Being home to a diverse set of businesses hasn’t insulated the Mile High City from today’s recession.
Denver has been characterized as a small big city. It’s a place that relies heavily on industries such as oil and gas, research and development, technology, insurance and defense. But being home to a diverse set of businesses hasn’t insulated the Mile High City from today’s recession. Indeed, says David Berry, managing director for Denver-based Manpower Professional, the city’s research and development community tends to be one of the first to feel pressure from an economic shift. As a result, many of his clients have cutback on new IT initiatives.
"Without question, projects are being put on hold," says Berry. "There are a tremendous number of people walking the streets. Lots of talent but few opportunities for employment."
As for the types of job skills that are in demand, Berry sees "very little that is not contracting." He notes some demand for substation engineers within the oil and gas industry, .NET developers within the Department of Defense and very specialized engineers for research and development firms.
On Dice, 987 jobs were posted for the area as of March 2009. That compares to 1,815 jobs a year earlier, a 46 percent decrease.
Erik Fleishman, regional manager for Sapphire Technologies’ Denver office, describes the area’s IT job market as mixed. Some companies have stopped hiring while others "have not skipped a beat," he says. Sectors such as telecommunications, healthcare and energy continue to be strong, though even there most non-critical projects were cut during 2008.
"Work that’s being cut now hits close to home," says Fleishman. "There’s only so long before it affects a business, and I expect we will see a wave of hiring when this starts to happen."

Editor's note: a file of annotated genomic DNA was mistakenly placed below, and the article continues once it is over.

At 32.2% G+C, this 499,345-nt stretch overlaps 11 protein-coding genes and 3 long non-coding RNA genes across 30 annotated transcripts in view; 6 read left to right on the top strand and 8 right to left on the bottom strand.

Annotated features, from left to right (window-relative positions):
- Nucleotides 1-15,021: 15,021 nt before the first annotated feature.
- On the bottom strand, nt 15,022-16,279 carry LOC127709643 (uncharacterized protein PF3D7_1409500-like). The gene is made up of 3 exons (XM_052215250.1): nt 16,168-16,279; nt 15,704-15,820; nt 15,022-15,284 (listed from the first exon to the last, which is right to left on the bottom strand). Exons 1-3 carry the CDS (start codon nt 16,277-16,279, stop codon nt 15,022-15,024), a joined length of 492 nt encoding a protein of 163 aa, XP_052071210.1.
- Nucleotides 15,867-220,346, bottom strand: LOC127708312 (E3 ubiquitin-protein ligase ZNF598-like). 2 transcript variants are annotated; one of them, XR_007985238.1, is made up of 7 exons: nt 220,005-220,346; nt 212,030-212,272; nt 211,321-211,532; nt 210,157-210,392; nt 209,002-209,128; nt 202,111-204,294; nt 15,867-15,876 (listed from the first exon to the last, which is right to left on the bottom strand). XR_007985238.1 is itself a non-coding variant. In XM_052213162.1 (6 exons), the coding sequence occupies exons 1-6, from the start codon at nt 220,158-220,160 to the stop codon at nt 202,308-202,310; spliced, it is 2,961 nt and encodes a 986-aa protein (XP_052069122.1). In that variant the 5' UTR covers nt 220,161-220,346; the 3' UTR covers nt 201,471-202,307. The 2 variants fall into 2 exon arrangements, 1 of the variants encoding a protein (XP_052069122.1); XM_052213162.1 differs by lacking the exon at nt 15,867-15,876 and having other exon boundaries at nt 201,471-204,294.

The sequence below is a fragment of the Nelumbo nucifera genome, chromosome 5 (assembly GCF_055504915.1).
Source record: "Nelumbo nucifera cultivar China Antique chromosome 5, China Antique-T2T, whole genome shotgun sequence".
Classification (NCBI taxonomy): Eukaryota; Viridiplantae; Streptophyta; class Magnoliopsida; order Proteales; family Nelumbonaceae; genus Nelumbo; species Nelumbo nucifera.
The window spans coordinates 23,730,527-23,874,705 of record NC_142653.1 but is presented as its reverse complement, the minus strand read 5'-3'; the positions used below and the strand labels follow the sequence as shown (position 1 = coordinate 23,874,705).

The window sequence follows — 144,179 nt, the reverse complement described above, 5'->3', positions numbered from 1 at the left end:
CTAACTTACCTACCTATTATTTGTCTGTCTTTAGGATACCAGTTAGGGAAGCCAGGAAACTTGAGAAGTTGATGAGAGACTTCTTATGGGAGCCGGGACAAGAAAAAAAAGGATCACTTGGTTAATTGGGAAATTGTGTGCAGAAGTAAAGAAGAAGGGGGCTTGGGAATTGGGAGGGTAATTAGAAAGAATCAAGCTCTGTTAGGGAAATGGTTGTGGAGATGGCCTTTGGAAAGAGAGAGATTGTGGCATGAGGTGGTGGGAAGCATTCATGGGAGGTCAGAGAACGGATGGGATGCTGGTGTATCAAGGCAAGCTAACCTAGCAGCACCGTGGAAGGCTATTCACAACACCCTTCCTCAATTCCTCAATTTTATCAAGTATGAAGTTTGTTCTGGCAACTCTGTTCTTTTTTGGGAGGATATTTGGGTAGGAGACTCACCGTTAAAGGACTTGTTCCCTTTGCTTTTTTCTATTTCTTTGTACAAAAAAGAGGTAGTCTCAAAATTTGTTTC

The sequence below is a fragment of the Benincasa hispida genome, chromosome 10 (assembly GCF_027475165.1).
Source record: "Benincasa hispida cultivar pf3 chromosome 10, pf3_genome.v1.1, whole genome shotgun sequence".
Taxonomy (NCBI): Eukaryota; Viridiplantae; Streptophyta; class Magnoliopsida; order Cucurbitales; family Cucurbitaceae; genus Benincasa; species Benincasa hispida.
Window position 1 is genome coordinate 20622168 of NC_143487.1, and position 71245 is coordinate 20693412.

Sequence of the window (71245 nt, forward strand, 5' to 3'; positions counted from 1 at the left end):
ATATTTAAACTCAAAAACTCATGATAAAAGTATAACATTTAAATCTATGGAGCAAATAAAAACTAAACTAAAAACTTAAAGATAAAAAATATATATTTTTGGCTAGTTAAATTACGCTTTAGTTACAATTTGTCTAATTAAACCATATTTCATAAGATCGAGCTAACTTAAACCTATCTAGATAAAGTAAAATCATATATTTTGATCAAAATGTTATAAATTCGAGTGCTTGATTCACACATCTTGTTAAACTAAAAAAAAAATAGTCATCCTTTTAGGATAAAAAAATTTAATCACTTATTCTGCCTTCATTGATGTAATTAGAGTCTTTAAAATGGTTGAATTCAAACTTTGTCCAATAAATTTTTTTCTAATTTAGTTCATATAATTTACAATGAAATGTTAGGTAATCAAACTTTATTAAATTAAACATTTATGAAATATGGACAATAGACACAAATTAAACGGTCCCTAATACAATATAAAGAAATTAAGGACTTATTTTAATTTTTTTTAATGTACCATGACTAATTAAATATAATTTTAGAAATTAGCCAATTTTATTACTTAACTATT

Fleishman’s clients continue to demand core Java and .NET development skills in Denver and the surrounding region but, "we have seen a drastic cut in quality assurance, project management and business analyst roles within the last six months," he says. The verticals proving to be his bright spots include oil and gas, government, energy and telecommunications. The demand for contractors versus full-time employment is mixed although "it does seem that the permanent opportunities are less plentiful these days."
"We’ve found that the government is continuing to hire, but still not at the rate we would like to see," says Fleishman. "They, like many companies, are slower than they were a few years ago."
While Denver doesn’t have many headquarters for companies, Brian Taylor, managing director for Technisource, observes the city tends to be a regional hub for many firms. As for the IT industry, Taylor doesn’t think this downturn is as bad as the one experienced during the 2001-2002 dot-com bust. By and large, he’s seeing an uptick for help desk and technical support. Plus, Taylor’s company has seen a rise in the need for quality assurance testers, instructional design and electrical engineers. "Government contracting has been pretty good," he adds.
Hardware projects have slowed down, and Taylor’s noticed fewer jobs for new software implementations using NET and Java. That indicates companies are curtailing implementations of cutting-edge technology, possibly putting them off until 2010.
Adam Glod, a recruiting manager for the Denver-based Robert Half Technology, says his clients need professionals in Web development, along with business intelligence analysts and data warehouse developers. Behind the demand: a desire to implement technology that converts existing data into useful market intelligence.
Most recruiters, in Denver and across the country, say cost-conscious companies are demanding contractors versus permanent hires to get their work done. But, in general, that trend may be taking a hit, as well. Recently, The New York Times reported professional and business services employment fell by 133,000 positions, with more than half the losses in temporary help services. That’s a sign that companies which have already shifted from relying on full-time to temporary people are feeling compelled to cut further.